Saturday, July 05, 2014

Media advertorials

Hey kids, remember PostMedia's pitch for their tarsands promotion partnership with the Canadian Association of Petroleum Producers :
"Postmedia is proud to present its 2013 media partnership with CAPP.
We are a media company national in scope but community-focused. Canadians know our brands, trust our content, and welcome us as a vital member of their communities.
CAPP's messaging will extend to our massive mobile and tablet network so that vital energy information is never more than a click away. Our print coverage will include weekly energy editorial across our entire newspaper chain*, along with monthly joint ventures and quarterly special reports on subjects CAPP needs to bring to the forefront of Canadian consciousness."
National Post, Financial Post, Vancouver Sun and Province, Ottawa Citizen, Calgary Herald, Windsor Star, Edmonton Journal, Regina Leader-Post, Saskatoon Star Phoenix, Montreal Gazette, and

Here's a few of the last two weeks' crop of Postmedia stories that "CAPP needs to bring to the forefront of Canadian consciousness".  If you only scanned the headlines, you might mistake them for actual news : 

"This story was produced by Postmedia’s advertising department on behalf of the Canadian Association of Petroleum Producers for commercial purposes."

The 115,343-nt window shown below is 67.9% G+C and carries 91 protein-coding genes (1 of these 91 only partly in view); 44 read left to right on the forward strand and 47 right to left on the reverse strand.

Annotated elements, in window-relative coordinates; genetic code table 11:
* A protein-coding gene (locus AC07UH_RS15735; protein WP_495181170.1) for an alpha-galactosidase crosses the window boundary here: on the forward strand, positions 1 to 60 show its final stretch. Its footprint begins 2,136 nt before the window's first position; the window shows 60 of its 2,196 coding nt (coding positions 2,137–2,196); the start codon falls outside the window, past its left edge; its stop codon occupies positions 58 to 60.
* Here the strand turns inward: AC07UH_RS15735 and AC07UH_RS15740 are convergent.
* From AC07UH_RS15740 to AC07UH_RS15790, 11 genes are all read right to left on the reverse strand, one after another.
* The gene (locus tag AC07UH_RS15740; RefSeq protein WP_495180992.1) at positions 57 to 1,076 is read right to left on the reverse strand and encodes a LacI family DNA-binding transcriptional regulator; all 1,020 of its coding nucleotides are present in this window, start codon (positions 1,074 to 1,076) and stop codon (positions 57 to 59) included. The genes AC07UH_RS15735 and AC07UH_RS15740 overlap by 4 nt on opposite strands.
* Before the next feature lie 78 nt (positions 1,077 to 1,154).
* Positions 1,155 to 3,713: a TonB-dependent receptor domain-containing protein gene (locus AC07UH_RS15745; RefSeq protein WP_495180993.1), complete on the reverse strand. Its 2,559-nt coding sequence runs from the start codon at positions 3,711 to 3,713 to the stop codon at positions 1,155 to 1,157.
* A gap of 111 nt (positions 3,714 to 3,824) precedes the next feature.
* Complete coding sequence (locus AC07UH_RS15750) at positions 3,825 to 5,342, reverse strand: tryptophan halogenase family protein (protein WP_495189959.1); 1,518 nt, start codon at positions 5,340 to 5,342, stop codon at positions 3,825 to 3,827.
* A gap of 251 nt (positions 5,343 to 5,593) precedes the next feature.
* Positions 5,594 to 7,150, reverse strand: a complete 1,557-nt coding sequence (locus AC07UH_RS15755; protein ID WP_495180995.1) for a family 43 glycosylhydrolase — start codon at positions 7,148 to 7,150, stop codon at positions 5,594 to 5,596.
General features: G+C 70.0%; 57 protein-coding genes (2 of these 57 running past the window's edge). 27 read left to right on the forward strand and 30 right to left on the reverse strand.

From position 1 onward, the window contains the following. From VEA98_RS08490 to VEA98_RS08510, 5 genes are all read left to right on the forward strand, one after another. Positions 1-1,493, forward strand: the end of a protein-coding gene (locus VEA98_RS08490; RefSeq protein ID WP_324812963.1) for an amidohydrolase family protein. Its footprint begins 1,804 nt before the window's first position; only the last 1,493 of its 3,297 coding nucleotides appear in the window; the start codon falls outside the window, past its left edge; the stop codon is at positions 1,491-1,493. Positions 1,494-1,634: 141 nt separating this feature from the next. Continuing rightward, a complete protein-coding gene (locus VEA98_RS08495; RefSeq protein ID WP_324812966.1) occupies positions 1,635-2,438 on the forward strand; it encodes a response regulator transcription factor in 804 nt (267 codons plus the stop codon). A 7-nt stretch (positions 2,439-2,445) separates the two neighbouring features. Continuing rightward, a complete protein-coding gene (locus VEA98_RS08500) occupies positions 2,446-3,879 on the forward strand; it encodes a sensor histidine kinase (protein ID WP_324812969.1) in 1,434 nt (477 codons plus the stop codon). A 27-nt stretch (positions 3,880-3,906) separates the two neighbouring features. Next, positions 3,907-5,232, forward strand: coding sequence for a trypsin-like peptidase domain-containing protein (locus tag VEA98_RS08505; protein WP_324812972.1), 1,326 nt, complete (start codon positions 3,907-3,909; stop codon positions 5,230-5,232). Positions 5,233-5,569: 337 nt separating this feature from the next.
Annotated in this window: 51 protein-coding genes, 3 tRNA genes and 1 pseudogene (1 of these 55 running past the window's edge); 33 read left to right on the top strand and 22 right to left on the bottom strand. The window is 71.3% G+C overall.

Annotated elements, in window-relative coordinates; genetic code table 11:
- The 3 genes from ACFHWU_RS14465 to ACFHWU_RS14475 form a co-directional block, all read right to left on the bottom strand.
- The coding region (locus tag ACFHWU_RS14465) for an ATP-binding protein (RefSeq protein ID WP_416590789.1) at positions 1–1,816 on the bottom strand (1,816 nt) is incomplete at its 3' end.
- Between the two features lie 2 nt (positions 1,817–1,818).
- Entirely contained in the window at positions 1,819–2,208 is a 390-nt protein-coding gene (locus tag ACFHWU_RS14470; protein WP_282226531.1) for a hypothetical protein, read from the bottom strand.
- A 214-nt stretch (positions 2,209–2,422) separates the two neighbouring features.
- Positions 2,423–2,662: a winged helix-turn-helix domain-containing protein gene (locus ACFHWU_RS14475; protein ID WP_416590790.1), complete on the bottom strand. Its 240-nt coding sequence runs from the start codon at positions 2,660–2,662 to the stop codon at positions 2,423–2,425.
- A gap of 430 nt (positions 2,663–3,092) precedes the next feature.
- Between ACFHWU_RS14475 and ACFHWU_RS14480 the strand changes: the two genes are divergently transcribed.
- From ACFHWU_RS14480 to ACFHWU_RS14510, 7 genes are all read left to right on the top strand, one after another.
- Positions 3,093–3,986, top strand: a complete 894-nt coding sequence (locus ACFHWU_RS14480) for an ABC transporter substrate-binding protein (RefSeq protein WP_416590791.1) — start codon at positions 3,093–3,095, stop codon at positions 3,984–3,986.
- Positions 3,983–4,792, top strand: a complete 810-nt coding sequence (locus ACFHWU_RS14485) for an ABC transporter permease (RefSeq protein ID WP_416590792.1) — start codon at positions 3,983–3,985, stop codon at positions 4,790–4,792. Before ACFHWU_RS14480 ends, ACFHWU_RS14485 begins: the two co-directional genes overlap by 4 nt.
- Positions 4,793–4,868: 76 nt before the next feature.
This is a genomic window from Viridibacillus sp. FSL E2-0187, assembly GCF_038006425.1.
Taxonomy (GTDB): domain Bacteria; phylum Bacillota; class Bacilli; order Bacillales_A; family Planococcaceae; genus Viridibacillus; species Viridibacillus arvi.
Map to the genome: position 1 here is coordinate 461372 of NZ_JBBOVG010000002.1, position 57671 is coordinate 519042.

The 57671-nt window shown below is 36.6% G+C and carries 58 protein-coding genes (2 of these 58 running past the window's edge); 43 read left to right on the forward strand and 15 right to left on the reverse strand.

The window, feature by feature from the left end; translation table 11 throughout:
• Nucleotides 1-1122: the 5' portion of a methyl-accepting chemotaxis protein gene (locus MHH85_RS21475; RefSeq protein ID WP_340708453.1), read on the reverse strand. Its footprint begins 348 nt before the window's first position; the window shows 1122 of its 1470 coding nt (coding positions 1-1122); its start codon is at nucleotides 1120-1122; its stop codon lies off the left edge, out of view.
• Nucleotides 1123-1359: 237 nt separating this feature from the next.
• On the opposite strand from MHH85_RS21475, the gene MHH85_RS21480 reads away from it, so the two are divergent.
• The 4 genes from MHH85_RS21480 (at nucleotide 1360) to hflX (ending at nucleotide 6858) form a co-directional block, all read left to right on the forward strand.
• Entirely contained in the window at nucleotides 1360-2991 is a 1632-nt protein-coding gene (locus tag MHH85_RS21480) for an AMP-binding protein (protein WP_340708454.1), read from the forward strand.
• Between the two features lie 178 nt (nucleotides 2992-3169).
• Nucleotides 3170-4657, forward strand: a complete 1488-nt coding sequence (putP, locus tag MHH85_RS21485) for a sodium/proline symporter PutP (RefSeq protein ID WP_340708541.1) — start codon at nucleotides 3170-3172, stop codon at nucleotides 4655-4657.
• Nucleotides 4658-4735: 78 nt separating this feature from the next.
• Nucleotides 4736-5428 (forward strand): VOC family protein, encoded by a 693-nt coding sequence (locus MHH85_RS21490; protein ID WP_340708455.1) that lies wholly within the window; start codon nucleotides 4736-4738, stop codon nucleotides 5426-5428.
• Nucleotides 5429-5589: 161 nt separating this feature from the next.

Here's a bonus one from CIBC :

Skilled trades shortage in Alberta a tremendous opportunity for new and growing businesses
"This story was produced by Postmedia’s advertising department in collaboration with CIBC to promote awareness of this topic for commercial purposes."  

Then it was the Globe and Mail's turn. Currently the G&M staff are threatening strike action over this :

Leaked memo confirms Globe and Mail wants journalists to write advertorials
Globe executives want to monetize the integrity and reputations of The Globe and Mail’s journalists – the same award-winning reporters and editors that management proudly (and rightly) claims are vital to the enterprise’s future as a powerful, independent, fearless and profitable news organization. 
Under the company proposal, editorial staff would be assigned to write or produce advertiser sponsored “branded content” (i.e. native advertising) that is vetted by the advertiser prior to publication and held out to readers as staff-written content.
That content cannot offend a paying advertiser’s specific opinions and corporate interests or it will be changed. 
This proposal was presented to us by editorial management and has been vetted by the Editor-in-Chief. 
That would be Editor-in-Chief David Walmsley, recently busted for portraying his own published endorsement of teabaggin' Tim Hudak for premier of Ontario as the choice of the G&M editorial board :
The Globe's editorial board endorses Tim Hudak's Progressive Conservatives
when in fact the G&M editorial board had endorsed Kathleen Wynn instead.

So ... where are you getting your news lately?


The Mound of Sound said...

Terrific, Alison. Thanks.

Anonymous said...